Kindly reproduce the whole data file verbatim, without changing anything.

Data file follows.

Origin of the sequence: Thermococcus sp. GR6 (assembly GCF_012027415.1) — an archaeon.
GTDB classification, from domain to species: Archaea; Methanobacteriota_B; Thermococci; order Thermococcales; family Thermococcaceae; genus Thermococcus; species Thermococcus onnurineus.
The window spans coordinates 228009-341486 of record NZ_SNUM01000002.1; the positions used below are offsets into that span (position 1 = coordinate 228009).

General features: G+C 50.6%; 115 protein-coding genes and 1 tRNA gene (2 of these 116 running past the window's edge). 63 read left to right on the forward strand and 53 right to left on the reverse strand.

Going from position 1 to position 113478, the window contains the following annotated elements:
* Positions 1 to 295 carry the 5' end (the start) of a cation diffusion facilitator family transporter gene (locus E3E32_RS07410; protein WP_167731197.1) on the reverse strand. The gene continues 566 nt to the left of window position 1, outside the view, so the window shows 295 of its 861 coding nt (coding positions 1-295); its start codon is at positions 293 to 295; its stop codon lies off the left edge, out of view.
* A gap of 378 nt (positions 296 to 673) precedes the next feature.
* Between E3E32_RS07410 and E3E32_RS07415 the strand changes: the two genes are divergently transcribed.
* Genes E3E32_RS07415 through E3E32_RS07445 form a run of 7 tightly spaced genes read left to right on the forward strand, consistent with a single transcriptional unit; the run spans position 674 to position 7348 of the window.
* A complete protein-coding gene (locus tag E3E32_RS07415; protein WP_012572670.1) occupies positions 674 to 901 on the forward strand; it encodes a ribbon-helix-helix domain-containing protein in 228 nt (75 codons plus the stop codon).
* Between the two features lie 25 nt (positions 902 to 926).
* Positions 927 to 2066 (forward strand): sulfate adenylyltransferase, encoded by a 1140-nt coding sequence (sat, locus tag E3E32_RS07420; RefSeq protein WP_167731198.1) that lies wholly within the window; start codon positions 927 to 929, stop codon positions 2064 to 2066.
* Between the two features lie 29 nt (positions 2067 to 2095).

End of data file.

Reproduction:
Origin of the sequence: Thermococcus sp. GR6 (assembly GCF_012027415.1) — an archaeon.
GTDB classification, from domain to species: Archaea; Methanobacteriota_B; Thermococci; order Thermococcales; family Thermococcaceae; genus Thermococcus; species Thermococcus onnurineus.
The window spans coordinates 228009-341486 of record NZ_SNUM01000002.1; the positions used below are offsets into that span (position 1 = coordinate 228009).

General features: G+C 50.6%; 115 protein-coding genes and 1 tRNA gene (2 of these 116 running past the window's edge). 63 read left to right on the forward strand and 53 right to left on the reverse strand.

Going from position 1 to position 113478, the window contains the following annotated elements:
* Positions 1 to 295 carry the 5' end (the start) of a cation diffusion facilitator family transporter gene (locus E3E32_RS07410; protein WP_167731197.1) on the reverse strand. The gene continues 566 nt to the left of window position 1, outside the view, so the window shows 295 of its 861 coding nt (coding positions 1-295); its start codon is at positions 293 to 295; its stop codon lies off the left edge, out of view.
* A gap of 378 nt (positions 296 to 673) precedes the next feature.
* Between E3E32_RS07410 and E3E32_RS07415 the strand changes: the two genes are divergently transcribed.
* Genes E3E32_RS07415 through E3E32_RS07445 form a run of 7 tightly spaced genes read left to right on the forward strand, consistent with a single transcriptional unit; the run spans position 674 to position 7348 of the window.
* A complete protein-coding gene (locus tag E3E32_RS07415; protein WP_012572670.1) occupies positions 674 to 901 on the forward strand; it encodes a ribbon-helix-helix domain-containing protein in 228 nt (75 codons plus the stop codon).
* Between the two features lie 25 nt (positions 902 to 926).
* Positions 927 to 2066 (forward strand): sulfate adenylyltransferase, encoded by a 1140-nt coding sequence (sat, locus tag E3E32_RS07420; RefSeq protein WP_167731198.1) that lies wholly within the window; start codon positions 927 to 929, stop codon positions 2064 to 2066.
* Between the two features lie 29 nt (positions 2067 to 2095).